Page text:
The baseball season is nearly underway, and fans are ready to tune in. But what they’ll find on their TV screens and streaming services may be more jarring than ever.
For decades, the local rights to MLB games provided a significant portion of team revenues and gave broadcasters an important tool for marketing their local coverage. The league’s 162-game regular season and high ratings make it a cornerstone for sports channels that pay handsome sums to broadcast games.
But now, with the rise of direct-to-consumer subscription streaming, local rights are disappearing. And for a league that depends on those rights for about 15% of its revenue, the impact could be huge.
The shift has been gradual but noticeable. In the 1990s, local television deals helped entice players such as Alex Rodriguez to Texas, where the Rangers’ TV pact gave them the leverage needed to offer him a record contract. More recently, the Yankees and Red Sox introduced their own direct-to-consumer subscription streaming services (priced at around $20-30 a month) and have urged fans to sign up in the hope that their teams’ on-field success will translate into paying subscribers.
But the future of local broadcasting for the rest of the league is less clear, as a number of local TV stations have gone up for sale or are looking at a possible buyout from a larger company. The specter of fewer RSNs is raising concerns that the quality of baseball broadcasting will suffer, and that it will no longer be available to viewers who do not subscribe to cable or satellite services.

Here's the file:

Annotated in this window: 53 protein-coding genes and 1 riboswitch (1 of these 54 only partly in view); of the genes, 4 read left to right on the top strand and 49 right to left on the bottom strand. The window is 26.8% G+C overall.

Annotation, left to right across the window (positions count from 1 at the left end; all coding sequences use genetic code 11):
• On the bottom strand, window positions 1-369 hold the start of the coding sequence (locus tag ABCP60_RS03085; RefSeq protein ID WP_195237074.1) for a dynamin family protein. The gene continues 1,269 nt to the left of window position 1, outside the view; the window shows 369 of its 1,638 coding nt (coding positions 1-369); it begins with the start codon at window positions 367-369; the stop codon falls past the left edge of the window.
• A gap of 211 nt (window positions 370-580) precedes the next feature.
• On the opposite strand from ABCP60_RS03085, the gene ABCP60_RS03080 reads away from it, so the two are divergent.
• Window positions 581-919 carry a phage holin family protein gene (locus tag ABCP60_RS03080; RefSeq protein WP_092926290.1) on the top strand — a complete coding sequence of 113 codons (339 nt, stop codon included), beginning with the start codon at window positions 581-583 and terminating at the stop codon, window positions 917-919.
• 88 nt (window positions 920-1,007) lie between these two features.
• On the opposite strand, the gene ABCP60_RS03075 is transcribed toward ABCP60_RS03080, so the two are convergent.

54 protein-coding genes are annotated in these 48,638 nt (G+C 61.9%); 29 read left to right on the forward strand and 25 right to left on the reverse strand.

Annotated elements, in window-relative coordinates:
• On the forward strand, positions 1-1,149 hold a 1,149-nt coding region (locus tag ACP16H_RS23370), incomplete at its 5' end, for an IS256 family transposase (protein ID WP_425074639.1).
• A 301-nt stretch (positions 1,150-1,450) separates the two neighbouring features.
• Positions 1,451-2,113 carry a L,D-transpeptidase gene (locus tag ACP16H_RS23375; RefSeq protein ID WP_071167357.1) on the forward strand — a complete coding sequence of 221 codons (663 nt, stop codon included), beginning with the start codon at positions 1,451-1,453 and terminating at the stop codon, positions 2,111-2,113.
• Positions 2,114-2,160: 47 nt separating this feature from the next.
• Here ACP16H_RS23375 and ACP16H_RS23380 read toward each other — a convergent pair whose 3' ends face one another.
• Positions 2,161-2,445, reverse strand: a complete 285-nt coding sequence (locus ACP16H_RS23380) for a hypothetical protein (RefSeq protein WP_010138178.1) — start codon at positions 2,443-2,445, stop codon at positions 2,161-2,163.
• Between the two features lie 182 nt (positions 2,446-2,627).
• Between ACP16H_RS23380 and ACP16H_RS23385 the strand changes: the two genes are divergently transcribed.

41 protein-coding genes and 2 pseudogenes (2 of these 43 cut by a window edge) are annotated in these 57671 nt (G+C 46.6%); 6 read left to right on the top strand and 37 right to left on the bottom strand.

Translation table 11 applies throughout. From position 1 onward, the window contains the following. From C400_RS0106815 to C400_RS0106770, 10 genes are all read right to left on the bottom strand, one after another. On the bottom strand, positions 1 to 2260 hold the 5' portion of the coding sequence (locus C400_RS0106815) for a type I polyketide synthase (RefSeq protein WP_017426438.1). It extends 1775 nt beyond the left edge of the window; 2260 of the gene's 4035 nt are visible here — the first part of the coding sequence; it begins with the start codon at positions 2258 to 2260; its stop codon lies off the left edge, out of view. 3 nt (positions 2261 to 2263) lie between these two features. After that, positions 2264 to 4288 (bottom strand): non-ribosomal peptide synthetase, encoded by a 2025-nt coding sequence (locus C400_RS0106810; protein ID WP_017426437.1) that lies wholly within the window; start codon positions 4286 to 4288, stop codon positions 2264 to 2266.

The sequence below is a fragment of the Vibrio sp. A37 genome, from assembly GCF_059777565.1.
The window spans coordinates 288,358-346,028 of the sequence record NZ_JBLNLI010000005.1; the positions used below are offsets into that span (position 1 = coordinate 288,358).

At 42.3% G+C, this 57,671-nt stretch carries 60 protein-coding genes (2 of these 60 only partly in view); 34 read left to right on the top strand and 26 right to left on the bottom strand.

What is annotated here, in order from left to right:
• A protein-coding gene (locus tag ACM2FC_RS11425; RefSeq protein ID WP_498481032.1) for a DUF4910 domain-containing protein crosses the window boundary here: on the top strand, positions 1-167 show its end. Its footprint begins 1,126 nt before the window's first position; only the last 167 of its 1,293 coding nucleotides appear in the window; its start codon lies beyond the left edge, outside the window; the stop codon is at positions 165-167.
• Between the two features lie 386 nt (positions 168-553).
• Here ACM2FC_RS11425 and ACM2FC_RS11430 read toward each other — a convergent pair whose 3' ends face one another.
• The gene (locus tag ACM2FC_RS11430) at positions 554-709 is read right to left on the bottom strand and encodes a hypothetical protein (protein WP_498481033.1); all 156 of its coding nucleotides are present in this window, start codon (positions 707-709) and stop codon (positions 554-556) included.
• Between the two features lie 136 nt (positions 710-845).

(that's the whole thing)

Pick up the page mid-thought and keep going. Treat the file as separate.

That could be bad for fans and the league itself. A recent study found that a significant percentage of viewers who watched games on the free-to-air streaming service Fox Sports Go saw ads for other products or websites that were distracting or inappropriate. And if the number of viewers who watch MLB games on streaming platforms increases, the cost of local rights to those networks will also increase.
One potential solution is for the MLB to take over the production and distribution of its own network of RSNs, with the intention that it be more widely available to cord-cutters. MLB commissioner Rob Manfred has said he would take such steps if necessary, although he hasn’t specified how.
But even if that happens, it is unlikely to be a full-scale takeover. Diamond Sports Group has missed payments on contracts with four other clubs besides the Padres and has asked a bankruptcy judge to reduce what it owes teams. The company has argued that it needs to restructure to stay afloat and keep its local rights agreements in place. And that is a point that many in the industry agree with. Whether a court will agree with the plan remains to be seen. 메이저리그중계